In This Section

If you have diabetes, it's important to have your eyes checked regularly. High blood sugar can weaken and damage the tiny blood vessels in your eye, which can lead to diabetic retinopathy. When left untreated, the condition can cause vision loss.

Diabetic retinopathy doesn’t have symptoms in the early stages. Regular screenings can help catch the disease before it leads to serious complications. At University of Missouri Health Care’s Mason Eye Institute, our eye care specialists (ophthalmologists) specialize in diagnosing and treating diabetic retinopathy. Our ophthalmologists work together with your primary care doctor or endocrinologist to offer you complete care.

We can help prevent the disease and protect your eyesight.

Complete care for diabetic retinopathy

Our ophthalmologists use sophisticated eye exams to diagnose diabetic retinopathy, including fluorescein angiography intravenous fluorescien angiography (IVFA) and optical coherence tomography (OCT). We design a personalized treatment plan to improve your health and stop the progression of the disease.

As providers at an academic health center, our doctors from various specialties work together to offer you the highest level of care. Your ophthalmologist works with your primary care doctor, dietitians, diabetes specialists and other experts to provide complete care. This allows us to take care of all your health needs.

Our ophthalmologists are also educators and researchers, so you can be confident your doctor is knowledgeable about the latest techniques and therapies. Our advanced capabilities and experience allow you to get some of the most innovative treatments in the region, including promising new treatments through clinical trials.

At MU Health Care, you can count on expert care and a full range of treatments, including personalized consultations with low-vision specialists. You’ll get expert advice and solutions to overcome vision challenges and enjoy greater independence.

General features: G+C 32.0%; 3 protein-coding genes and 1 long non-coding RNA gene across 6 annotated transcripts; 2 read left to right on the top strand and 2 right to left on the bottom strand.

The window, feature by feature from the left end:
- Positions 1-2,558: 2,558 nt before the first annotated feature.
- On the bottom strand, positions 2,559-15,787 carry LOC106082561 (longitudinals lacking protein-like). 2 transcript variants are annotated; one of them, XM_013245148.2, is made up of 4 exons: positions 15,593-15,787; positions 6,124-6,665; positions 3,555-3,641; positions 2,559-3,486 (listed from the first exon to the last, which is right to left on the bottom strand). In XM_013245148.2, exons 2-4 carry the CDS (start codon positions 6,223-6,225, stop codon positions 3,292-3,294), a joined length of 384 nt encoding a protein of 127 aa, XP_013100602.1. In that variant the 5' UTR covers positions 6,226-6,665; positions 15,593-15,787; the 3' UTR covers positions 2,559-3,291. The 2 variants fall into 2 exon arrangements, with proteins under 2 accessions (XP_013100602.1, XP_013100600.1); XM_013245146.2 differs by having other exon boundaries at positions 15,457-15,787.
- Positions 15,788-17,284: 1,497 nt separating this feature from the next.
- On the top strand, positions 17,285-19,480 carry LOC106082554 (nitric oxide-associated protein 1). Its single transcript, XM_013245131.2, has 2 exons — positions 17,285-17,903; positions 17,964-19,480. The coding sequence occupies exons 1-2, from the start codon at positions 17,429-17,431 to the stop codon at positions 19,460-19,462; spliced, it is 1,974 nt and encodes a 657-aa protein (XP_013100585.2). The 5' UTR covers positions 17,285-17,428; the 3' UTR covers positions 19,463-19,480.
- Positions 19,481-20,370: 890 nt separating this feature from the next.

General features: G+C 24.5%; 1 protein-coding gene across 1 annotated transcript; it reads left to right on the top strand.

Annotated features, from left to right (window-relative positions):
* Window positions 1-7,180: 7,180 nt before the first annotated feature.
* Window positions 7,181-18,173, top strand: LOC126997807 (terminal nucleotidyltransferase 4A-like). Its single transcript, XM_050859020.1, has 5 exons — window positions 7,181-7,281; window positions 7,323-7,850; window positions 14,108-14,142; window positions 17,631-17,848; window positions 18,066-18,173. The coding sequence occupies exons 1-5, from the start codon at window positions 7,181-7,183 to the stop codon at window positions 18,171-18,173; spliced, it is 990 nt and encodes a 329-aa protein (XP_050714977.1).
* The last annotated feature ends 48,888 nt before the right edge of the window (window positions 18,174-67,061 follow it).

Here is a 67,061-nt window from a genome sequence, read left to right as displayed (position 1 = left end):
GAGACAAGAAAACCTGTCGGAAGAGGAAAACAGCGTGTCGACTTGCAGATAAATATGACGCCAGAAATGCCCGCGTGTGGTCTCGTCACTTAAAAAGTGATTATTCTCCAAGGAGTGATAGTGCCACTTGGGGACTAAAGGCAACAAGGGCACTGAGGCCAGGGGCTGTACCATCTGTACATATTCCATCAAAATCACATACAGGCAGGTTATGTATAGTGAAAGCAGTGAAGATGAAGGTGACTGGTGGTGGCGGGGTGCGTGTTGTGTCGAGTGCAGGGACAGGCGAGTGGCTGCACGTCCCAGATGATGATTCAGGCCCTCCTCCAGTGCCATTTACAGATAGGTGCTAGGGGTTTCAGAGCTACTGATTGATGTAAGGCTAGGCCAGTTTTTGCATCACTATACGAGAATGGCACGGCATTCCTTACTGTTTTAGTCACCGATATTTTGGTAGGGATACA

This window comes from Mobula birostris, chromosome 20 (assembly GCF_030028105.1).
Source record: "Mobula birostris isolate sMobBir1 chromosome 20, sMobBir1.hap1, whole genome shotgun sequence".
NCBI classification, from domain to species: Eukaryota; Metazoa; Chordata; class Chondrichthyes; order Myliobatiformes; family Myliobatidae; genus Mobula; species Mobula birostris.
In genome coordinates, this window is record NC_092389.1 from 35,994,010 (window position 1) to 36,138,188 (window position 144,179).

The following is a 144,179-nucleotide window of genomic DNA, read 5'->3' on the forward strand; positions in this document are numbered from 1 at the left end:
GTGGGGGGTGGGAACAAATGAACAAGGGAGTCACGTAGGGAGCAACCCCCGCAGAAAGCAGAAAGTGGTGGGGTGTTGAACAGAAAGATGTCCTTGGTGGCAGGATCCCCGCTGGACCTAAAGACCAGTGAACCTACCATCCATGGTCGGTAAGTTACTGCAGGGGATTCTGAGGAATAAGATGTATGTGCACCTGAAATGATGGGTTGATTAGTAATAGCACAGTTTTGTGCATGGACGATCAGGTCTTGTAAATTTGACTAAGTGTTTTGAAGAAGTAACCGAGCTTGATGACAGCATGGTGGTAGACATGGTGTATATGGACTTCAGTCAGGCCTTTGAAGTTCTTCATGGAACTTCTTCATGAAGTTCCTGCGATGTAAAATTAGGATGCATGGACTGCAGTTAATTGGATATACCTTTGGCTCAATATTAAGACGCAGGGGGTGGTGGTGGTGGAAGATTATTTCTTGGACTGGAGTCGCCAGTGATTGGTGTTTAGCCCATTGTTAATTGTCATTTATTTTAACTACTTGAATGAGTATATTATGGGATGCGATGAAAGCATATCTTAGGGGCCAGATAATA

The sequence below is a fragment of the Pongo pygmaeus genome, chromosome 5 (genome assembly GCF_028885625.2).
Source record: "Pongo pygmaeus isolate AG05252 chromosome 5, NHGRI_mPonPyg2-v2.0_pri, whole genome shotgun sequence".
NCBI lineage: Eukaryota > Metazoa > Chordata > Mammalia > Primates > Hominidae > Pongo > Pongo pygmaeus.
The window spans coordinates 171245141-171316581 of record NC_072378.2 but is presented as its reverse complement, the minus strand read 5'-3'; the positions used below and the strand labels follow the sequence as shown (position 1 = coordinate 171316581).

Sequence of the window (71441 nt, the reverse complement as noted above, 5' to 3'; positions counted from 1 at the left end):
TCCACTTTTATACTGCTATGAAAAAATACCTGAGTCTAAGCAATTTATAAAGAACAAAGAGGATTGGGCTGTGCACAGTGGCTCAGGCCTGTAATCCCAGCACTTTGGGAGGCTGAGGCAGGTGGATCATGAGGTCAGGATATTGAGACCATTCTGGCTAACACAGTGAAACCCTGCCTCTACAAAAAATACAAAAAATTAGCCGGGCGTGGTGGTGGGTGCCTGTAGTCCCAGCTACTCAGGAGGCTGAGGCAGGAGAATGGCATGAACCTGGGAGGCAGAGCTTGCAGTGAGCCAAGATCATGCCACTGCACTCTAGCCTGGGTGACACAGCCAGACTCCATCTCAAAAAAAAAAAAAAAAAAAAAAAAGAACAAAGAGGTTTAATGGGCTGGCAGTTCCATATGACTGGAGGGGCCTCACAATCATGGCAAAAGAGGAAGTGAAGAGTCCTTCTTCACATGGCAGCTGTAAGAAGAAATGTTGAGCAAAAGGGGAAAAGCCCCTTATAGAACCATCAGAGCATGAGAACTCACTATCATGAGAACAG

Preventive care for eyes

When you control your risk factors — such as poor blood-sugar management, smoking, obesity, and high blood pressure and cholesterol — you can prevent vision loss. Your ophthalmologist will work with a dietitian and your primary doctor to help you control your diabetes and improve your health to prevent eye damage.

Medicine to improve eye health

Our ophthalmologists use the latest medicines to improve the health and function of the blood vessels that supply blood to your retina, the light-detecting part of your eye. These medications reduce swelling of the macula, a part of the retina that controls your eyes’ ability to see objects directly in front of you. Medicines include:

  • Anti-VEGF medicines, which can slow the growth of new blood vessels that can damage the retina
  • Steroid medicines, which reduce swelling

Laser treatment

Your ophthalmologist may use laser surgery to seal off leaking blood vessels, which can reduce swelling of your retina. Laser treatment can also shrink blood vessels and prevent abnormal growth. MU Health Care has the most advanced laser surgery technology, which gives your ophthalmologist greater precision during surgery.

Vitrectomy

For more advanced diabetic retinopathy, your doctor may perform surgery to remove blood and fluid leaking from the vessels in the back of your eye — and sometimes scar tissue on the retina — to allow your retina to focus properly again.

If you’ve been diagnosed with diabetic retinopathy or know someone who has, our eye care specialists can help. Getting prompt treatment can help preserve your eyesight.